Driving Under the Influence
and Chemical Tests
It is a violation of state law to operate a car or other motor vehicle while your abilities to do so are impaired as a result of the consumption of alcohol or drugs such as marijuana. Even if you are allowed to use marijuana for medical reasons, you are not allowed to operate a motor vehicle if the use of the drug has impaired your abilities to do so.
If your blood alcohol content level is 0.08 percent or greater, the law considers you to be driving under the influence. Police may ask you to submit to a breath, blood or urine test after you are arrested for DUI. The purpose of the test is to measure your BAC level.
A refusal to submit to a test to measure your BAC level is a violation of the implied consent rule. Anyone who is issued a license to drive operate a motor vehicle is deemed to have consented to taking a test to measure BAC levels. A refusal results in a 12-month suspension of your driver’s license. This suspension is in addition to any suspension or penalties imposed by a judge on the DUI charge.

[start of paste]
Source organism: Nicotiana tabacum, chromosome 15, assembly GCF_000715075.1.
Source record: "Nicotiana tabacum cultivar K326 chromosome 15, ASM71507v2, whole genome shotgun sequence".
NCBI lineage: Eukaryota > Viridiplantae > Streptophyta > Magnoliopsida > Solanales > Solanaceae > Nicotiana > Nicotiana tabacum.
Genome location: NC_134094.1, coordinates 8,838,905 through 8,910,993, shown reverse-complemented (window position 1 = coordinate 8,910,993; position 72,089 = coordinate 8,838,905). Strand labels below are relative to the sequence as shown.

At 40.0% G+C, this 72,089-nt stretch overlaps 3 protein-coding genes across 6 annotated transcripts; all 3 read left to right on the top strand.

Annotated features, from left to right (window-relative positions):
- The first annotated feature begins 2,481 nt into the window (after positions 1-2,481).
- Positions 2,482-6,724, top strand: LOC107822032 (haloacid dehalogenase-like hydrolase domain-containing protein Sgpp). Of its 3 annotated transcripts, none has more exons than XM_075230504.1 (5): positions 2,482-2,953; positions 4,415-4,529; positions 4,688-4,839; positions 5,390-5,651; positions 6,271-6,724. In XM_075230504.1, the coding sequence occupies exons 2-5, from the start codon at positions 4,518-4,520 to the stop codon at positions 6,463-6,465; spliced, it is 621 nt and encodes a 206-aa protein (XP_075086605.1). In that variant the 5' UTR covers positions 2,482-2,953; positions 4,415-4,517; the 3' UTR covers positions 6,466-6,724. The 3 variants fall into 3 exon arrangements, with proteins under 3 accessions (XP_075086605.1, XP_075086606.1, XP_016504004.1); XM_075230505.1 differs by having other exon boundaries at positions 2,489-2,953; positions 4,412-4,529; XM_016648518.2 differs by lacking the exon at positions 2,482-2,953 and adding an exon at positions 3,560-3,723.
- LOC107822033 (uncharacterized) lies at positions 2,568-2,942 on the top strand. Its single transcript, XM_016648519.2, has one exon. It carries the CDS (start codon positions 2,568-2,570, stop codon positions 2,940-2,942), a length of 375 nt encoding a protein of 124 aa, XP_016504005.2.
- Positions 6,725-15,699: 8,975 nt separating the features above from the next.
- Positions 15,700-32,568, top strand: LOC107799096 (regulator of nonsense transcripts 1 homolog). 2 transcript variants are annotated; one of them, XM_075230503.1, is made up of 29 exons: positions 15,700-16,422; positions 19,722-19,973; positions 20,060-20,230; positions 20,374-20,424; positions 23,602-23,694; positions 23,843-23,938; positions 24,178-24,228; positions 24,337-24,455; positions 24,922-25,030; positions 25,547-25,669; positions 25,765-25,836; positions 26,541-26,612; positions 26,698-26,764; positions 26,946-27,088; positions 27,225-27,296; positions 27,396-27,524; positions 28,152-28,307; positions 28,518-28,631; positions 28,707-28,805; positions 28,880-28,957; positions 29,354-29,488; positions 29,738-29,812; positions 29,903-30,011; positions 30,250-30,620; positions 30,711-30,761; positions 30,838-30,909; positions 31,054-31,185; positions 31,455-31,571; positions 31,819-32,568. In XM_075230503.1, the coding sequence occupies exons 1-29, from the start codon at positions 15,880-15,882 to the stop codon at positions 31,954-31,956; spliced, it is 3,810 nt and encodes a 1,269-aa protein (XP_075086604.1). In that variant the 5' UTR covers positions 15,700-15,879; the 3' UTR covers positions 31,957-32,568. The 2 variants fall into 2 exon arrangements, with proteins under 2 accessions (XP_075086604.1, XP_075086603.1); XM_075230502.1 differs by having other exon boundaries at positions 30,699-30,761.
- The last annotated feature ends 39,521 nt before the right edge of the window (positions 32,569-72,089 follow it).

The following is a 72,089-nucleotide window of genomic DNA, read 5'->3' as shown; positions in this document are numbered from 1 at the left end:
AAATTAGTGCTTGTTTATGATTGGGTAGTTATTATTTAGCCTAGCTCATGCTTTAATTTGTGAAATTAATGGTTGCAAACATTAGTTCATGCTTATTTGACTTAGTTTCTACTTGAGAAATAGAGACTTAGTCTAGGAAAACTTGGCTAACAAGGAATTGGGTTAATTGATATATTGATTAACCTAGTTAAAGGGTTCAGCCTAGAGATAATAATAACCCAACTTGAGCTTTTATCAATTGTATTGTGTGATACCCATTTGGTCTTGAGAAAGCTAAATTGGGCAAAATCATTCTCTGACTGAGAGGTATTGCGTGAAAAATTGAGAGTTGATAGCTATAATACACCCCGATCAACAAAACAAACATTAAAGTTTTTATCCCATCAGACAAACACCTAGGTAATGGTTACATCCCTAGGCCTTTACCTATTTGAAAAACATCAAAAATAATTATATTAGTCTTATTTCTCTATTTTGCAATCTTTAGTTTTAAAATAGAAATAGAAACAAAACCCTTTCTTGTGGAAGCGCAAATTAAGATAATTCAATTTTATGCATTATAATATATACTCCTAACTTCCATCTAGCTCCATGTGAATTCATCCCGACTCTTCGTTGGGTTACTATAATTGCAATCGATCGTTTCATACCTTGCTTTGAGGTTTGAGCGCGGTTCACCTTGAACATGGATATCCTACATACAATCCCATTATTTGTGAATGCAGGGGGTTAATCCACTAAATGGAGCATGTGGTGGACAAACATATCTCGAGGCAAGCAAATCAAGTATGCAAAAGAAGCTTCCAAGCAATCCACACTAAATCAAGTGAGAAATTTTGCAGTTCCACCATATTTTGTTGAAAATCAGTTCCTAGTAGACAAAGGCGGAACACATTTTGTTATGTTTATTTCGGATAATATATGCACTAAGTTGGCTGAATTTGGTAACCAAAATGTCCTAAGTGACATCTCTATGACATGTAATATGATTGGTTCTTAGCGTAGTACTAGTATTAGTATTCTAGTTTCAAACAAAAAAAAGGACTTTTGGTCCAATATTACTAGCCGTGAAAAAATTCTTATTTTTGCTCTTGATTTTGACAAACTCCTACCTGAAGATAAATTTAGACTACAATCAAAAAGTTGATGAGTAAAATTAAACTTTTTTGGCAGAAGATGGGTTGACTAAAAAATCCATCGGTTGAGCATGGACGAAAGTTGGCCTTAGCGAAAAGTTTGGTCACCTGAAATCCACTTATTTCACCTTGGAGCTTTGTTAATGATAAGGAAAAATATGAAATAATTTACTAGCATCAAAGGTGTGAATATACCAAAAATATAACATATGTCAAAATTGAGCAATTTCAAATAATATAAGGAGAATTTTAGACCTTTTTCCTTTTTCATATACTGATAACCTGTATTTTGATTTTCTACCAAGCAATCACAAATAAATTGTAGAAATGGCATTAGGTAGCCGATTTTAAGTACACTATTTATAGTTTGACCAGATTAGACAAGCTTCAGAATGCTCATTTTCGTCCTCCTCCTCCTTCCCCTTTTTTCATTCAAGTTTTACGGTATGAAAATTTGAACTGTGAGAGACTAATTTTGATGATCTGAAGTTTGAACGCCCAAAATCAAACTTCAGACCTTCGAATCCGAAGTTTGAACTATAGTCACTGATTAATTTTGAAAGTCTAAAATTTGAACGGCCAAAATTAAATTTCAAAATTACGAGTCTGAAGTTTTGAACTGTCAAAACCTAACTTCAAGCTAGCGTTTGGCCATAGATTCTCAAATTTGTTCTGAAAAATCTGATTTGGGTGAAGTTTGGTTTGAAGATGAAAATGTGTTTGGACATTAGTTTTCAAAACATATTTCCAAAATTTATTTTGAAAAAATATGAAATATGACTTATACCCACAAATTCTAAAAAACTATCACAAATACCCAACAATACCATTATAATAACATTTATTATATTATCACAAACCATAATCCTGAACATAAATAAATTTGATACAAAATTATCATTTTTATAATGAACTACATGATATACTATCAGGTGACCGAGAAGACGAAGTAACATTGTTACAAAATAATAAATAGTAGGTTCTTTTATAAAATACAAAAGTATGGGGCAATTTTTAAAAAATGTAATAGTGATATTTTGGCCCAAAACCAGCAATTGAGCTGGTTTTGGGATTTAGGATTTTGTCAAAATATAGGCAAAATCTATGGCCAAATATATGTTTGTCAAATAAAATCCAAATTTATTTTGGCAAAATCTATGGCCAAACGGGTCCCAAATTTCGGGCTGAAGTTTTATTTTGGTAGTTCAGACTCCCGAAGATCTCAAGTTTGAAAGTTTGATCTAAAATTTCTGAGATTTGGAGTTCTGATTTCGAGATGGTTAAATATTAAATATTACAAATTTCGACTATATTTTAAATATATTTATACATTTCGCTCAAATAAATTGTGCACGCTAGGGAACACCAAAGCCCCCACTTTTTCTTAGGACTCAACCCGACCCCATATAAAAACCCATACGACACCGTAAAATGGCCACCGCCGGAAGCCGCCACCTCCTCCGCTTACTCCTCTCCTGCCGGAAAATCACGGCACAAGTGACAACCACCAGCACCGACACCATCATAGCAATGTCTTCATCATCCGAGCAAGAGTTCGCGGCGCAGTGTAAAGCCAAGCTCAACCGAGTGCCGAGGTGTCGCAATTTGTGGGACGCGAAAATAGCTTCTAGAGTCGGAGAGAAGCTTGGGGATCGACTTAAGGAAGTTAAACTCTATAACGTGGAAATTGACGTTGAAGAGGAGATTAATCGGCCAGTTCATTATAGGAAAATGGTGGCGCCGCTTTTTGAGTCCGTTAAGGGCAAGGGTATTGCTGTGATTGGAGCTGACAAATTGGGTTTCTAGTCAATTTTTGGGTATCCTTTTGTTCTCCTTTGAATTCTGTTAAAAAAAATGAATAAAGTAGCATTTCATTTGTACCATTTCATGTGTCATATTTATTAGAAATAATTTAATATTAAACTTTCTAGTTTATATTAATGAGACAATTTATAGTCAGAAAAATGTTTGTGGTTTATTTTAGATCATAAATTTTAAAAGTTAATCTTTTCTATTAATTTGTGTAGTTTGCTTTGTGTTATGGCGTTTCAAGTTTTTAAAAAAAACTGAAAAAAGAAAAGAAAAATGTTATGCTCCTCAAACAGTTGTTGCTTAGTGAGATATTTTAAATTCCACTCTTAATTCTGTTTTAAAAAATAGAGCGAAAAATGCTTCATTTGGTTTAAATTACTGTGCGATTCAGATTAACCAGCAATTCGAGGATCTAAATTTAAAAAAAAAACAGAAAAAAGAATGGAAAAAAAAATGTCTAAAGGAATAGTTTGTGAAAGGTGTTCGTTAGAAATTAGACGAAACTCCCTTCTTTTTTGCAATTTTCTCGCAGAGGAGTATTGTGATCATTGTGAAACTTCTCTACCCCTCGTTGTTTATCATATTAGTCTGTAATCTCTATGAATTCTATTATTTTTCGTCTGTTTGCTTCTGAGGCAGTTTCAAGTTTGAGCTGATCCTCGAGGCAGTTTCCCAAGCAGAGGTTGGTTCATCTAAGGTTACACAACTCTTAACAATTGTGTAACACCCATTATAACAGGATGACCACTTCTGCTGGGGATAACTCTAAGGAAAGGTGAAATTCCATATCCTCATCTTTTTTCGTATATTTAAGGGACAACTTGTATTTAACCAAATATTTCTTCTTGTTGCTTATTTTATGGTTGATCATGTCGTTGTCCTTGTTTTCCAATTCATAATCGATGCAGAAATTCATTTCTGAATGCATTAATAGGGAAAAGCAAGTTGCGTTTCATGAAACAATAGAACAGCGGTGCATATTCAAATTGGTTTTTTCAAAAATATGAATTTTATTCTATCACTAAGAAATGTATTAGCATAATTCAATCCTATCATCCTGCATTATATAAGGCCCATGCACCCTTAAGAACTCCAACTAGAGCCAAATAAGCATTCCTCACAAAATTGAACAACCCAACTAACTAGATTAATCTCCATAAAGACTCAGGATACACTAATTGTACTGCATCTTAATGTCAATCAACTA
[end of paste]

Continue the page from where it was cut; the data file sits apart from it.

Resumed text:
Even if you submit to a chemical test, you could still lose your driving privileges while the case is pending in court. A BAC that exceeds the legal limit of 0.08 percent triggers a statutory summary suspension of your driving privileges for six months for a first offense and for one year if you have a prior DUI conviction within the five years. You are entitled to an administrative hearing to oppose the suspension.